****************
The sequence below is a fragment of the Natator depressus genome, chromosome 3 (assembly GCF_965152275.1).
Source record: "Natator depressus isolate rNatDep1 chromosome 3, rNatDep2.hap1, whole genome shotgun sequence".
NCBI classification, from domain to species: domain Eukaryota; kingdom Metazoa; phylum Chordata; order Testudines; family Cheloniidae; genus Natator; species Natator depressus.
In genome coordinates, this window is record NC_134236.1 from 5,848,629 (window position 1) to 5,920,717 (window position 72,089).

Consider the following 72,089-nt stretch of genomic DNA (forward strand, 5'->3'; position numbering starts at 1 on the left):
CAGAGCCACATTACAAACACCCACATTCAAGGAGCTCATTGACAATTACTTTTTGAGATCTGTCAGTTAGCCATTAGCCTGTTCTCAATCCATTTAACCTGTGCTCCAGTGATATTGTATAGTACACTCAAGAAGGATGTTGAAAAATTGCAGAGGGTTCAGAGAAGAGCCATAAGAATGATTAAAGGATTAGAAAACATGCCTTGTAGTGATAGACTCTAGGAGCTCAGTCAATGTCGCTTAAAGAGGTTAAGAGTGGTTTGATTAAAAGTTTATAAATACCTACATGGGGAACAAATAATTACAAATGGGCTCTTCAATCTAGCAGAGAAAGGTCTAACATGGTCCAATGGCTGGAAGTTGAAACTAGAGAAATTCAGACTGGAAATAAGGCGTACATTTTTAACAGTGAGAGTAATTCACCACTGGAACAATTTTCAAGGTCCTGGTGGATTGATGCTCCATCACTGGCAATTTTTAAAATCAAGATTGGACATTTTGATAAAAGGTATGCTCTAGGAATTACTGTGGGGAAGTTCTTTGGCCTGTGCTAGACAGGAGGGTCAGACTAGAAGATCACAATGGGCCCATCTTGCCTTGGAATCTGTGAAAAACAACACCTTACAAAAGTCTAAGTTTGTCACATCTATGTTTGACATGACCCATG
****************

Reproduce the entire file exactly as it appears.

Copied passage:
The sequence below is a fragment of the Natator depressus genome, chromosome 3 (assembly GCF_965152275.1).
Source record: "Natator depressus isolate rNatDep1 chromosome 3, rNatDep2.hap1, whole genome shotgun sequence".
NCBI classification, from domain to species: domain Eukaryota; kingdom Metazoa; phylum Chordata; order Testudines; family Cheloniidae; genus Natator; species Natator depressus.
In genome coordinates, this window is record NC_134236.1 from 5,848,629 (window position 1) to 5,920,717 (window position 72,089).

Consider the following 72,089-nt stretch of genomic DNA (forward strand, 5'->3'; position numbering starts at 1 on the left):
CAGAGCCACATTACAAACACCCACATTCAAGGAGCTCATTGACAATTACTTTTTGAGATCTGTCAGTTAGCCATTAGCCTGTTCTCAATCCATTTAACCTGTGCTCCAGTGATATTGTATAGTACACTCAAGAAGGATGTTGAAAAATTGCAGAGGGTTCAGAGAAGAGCCATAAGAATGATTAAAGGATTAGAAAACATGCCTTGTAGTGATAGACTCTAGGAGCTCAGTCAATGTCGCTTAAAGAGGTTAAGAGTGGTTTGATTAAAAGTTTATAAATACCTACATGGGGAACAAATAATTACAAATGGGCTCTTCAATCTAGCAGAGAAAGGTCTAACATGGTCCAATGGCTGGAAGTTGAAACTAGAGAAATTCAGACTGGAAATAAGGCGTACATTTTTAACAGTGAGAGTAATTCACCACTGGAACAATTTTCAAGGTCCTGGTGGATTGATGCTCCATCACTGGCAATTTTTAAAATCAAGATTGGACATTTTGATAAAAGGTATGCTCTAGGAATTACTGTGGGGAAGTTCTTTGGCCTGTGCTAGACAGGAGGGTCAGACTAGAAGATCACAATGGGCCCATCTTGCCTTGGAATCTGTGAAAAACAACACCTTACAAAAGTCTAAGTTTGTCACATCTATGTTTGACATGACCCATG